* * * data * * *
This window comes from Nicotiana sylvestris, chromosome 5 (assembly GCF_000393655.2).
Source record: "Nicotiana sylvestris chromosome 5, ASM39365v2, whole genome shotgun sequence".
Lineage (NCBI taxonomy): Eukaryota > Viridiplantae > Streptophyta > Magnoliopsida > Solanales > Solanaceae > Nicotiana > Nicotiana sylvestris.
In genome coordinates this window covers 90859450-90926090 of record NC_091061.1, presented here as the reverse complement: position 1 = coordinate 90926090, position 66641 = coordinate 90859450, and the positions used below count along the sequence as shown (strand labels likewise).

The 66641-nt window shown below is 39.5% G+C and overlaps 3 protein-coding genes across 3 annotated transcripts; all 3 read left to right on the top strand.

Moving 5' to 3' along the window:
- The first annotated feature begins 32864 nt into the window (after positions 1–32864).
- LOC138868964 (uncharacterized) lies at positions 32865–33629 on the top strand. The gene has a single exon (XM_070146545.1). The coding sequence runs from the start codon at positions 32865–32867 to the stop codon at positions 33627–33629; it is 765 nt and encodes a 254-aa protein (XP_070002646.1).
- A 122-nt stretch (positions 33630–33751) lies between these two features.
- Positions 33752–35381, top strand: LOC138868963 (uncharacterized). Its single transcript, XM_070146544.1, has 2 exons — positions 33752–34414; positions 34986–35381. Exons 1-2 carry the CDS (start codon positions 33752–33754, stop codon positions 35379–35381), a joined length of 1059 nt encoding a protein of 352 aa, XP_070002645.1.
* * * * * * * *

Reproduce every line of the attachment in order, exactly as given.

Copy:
This window comes from Nicotiana sylvestris, chromosome 5 (assembly GCF_000393655.2).
Source record: "Nicotiana sylvestris chromosome 5, ASM39365v2, whole genome shotgun sequence".
Lineage (NCBI taxonomy): Eukaryota > Viridiplantae > Streptophyta > Magnoliopsida > Solanales > Solanaceae > Nicotiana > Nicotiana sylvestris.
In genome coordinates this window covers 90859450-90926090 of record NC_091061.1, presented here as the reverse complement: position 1 = coordinate 90926090, position 66641 = coordinate 90859450, and the positions used below count along the sequence as shown (strand labels likewise).

The 66641-nt window shown below is 39.5% G+C and overlaps 3 protein-coding genes across 3 annotated transcripts; all 3 read left to right on the top strand.

Moving 5' to 3' along the window:
- The first annotated feature begins 32864 nt into the window (after positions 1–32864).
- LOC138868964 (uncharacterized) lies at positions 32865–33629 on the top strand. The gene has a single exon (XM_070146545.1). The coding sequence runs from the start codon at positions 32865–32867 to the stop codon at positions 33627–33629; it is 765 nt and encodes a 254-aa protein (XP_070002646.1).
- A 122-nt stretch (positions 33630–33751) lies between these two features.
- Positions 33752–35381, top strand: LOC138868963 (uncharacterized). Its single transcript, XM_070146544.1, has 2 exons — positions 33752–34414; positions 34986–35381. Exons 1-2 carry the CDS (start codon positions 33752–33754, stop codon positions 35379–35381), a joined length of 1059 nt encoding a protein of 352 aa, XP_070002645.1.